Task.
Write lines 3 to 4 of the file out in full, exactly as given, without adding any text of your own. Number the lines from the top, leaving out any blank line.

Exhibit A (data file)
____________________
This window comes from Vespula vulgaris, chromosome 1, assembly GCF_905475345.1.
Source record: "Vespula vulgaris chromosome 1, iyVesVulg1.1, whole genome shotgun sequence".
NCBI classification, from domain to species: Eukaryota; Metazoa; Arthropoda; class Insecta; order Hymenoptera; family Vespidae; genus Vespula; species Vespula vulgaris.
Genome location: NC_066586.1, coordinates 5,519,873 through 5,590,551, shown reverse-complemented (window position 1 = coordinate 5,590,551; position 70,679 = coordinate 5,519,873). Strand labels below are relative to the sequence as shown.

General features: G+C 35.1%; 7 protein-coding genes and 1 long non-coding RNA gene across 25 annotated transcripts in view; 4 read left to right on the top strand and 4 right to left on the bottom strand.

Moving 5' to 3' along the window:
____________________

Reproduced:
NCBI classification, from domain to species: Eukaryota; Metazoa; Arthropoda; class Insecta; order Hymenoptera; family Vespidae; genus Vespula; species Vespula vulgaris.
Genome location: NC_066586.1, coordinates 5,519,873 through 5,590,551, shown reverse-complemented (window position 1 = coordinate 5,590,551; position 70,679 = coordinate 5,519,873). Strand labels below are relative to the sequence as shown.